Depression, exercise, research and the media

A recent study on treating depression with exercise encouragement and advice has caused quite a stir. Check out the headlines.

But the paper itself says the following:

The main implication of our results is that advice and encouragement to increase physical activity is not an effective strategy for reducing symptoms of depression. Although our intervention increased physical activity, the increase may not have been sufficiently large to influence depression outcomes.

An article tackling the coverage of the study quotes the pay-walled editorial from the same issue of the medical journal:

Or, as the BMJ’s own editorial points out: “Patients in both groups therefore already received high quality care, and 57% were taking antidepressants at recruitment. It may have been difficult for the addition of a physical activity intervention to make an appreciable difference.” Further, about 25 per cent were already meeting Government exercise guidelines, so there may have been “little room for the intervention to make a difference”. The BMJ says that there has still been insufficient research.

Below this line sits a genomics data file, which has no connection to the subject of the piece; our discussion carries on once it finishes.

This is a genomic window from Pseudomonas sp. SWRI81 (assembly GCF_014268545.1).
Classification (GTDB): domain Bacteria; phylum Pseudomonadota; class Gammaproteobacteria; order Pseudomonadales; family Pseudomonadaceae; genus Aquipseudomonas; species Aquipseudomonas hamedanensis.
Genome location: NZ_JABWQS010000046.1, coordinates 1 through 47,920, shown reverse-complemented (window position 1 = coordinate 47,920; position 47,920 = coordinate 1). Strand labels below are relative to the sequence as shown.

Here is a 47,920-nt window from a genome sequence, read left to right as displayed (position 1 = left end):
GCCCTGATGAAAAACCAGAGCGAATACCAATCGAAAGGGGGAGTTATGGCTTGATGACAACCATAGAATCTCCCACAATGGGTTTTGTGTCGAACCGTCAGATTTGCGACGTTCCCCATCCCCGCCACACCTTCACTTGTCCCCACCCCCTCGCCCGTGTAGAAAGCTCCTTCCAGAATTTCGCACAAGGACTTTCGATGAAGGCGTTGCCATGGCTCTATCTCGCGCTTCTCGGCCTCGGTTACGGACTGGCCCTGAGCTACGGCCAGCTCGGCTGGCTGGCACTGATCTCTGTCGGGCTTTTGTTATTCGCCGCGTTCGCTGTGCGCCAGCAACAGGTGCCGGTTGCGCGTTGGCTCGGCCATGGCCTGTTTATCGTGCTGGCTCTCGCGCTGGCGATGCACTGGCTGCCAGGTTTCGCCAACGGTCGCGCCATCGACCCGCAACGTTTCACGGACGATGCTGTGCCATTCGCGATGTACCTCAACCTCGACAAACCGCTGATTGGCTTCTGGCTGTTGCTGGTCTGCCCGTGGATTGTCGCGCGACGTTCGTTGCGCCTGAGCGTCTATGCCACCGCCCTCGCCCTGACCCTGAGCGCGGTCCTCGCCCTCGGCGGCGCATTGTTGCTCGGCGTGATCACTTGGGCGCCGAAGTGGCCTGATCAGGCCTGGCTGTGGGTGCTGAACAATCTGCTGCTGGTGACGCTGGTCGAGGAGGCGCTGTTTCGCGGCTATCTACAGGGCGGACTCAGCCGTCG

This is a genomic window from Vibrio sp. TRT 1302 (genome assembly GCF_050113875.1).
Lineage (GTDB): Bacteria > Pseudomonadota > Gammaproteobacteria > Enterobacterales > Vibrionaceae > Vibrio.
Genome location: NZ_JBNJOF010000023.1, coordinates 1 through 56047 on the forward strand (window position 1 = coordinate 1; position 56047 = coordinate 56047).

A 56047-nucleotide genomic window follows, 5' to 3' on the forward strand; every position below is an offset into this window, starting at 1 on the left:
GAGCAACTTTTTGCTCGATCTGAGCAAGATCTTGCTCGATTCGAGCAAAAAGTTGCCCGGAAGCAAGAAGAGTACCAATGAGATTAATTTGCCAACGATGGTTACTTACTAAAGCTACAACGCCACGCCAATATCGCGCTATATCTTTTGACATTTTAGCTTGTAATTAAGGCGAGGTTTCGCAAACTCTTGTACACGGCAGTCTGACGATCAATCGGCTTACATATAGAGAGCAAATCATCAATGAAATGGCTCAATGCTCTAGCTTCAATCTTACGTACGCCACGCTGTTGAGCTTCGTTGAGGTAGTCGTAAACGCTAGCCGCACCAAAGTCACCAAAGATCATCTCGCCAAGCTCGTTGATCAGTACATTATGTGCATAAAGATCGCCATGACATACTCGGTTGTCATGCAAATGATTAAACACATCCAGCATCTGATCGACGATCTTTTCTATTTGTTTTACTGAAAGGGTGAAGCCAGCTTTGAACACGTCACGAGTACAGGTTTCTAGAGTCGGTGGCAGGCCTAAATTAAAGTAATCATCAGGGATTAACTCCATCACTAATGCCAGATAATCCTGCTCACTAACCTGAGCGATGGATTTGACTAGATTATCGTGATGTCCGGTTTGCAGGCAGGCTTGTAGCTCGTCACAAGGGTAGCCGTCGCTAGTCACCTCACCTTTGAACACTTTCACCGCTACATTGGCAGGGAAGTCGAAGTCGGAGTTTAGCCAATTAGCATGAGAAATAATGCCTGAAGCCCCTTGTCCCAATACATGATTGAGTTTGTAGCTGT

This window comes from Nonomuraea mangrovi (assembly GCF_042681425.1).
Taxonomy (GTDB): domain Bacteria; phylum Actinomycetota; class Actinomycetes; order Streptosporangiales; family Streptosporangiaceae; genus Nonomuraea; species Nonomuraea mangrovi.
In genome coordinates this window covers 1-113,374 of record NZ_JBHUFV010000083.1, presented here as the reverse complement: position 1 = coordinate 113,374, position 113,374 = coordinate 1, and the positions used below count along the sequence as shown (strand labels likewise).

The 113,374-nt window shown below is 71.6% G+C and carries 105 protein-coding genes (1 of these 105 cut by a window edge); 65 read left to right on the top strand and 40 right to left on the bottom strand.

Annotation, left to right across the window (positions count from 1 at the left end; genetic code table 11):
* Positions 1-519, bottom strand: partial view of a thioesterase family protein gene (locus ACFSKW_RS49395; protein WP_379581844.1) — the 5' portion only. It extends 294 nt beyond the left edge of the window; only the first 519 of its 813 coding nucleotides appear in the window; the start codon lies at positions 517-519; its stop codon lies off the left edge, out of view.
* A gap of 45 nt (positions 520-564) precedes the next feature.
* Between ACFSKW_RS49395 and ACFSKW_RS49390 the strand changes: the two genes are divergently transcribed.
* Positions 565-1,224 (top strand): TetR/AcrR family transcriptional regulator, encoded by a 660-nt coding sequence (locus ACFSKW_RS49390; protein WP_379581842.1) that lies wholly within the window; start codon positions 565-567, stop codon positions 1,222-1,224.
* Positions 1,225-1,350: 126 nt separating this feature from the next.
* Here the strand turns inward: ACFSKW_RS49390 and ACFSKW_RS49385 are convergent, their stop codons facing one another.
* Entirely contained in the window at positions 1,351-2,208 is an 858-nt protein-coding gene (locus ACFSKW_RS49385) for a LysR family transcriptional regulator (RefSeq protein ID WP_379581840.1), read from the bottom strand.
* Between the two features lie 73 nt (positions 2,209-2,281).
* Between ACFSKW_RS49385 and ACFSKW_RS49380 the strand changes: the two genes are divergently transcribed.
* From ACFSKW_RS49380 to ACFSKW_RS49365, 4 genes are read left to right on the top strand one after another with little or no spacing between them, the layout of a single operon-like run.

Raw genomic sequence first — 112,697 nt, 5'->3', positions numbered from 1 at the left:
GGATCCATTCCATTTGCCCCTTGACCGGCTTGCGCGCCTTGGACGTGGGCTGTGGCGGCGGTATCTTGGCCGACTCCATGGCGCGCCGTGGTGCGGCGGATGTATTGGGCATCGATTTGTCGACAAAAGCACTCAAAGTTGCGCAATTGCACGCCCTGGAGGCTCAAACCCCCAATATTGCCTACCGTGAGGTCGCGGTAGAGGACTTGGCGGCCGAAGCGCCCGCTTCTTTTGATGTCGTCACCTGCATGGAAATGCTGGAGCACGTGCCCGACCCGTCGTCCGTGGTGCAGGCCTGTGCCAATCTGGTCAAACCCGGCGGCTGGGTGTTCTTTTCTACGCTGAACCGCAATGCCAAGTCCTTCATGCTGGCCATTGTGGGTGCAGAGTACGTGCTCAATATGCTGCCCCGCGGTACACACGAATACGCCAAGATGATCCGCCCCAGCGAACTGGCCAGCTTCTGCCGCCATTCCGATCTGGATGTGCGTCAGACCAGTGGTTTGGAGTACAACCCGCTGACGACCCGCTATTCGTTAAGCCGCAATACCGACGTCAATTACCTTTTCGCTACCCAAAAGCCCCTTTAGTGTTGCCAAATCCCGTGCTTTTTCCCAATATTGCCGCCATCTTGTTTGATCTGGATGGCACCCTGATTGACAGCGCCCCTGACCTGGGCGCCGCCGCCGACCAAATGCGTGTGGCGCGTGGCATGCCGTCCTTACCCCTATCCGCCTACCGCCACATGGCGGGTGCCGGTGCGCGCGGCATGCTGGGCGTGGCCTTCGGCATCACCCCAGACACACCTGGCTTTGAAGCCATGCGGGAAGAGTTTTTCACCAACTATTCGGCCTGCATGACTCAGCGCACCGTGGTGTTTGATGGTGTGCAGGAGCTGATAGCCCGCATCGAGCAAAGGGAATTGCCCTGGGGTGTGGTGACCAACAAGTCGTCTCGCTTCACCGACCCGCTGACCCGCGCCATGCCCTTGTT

I think that this is a very important point. It would be interesting to compare the following groups:

  1. exercise/no medication
  2. exercise/medication
  3. no exercise/medication
  4. no exercise/no medication

Further, look at the effect of exercise rather than the effect of advice and support. AND, follow them for at least a year. Then, if we establish exercise is helpful, we can look at whether it helps some but not others, what dose and frequency is needed, whether it’s helpful as an adjunct to other treatments, and THEN explore strategies for getting patients to exercise.

Another blog summarizes the study this way:

So, what did the study actually find? Two groups of depressed individuals were kept on their standard treatment plan and one of those groups was mildly encouraged to do more exercise through a few short telephone calls and a couple of face to face meetings. There was no minimum amount of exercise required for inclusion in the study, nor were any facilities for exercise provided. Over half of the participants were on anti-depressant medication that may provide some of the benefits of exercise alone, thus negating the benefit of exercise on self reported happiness.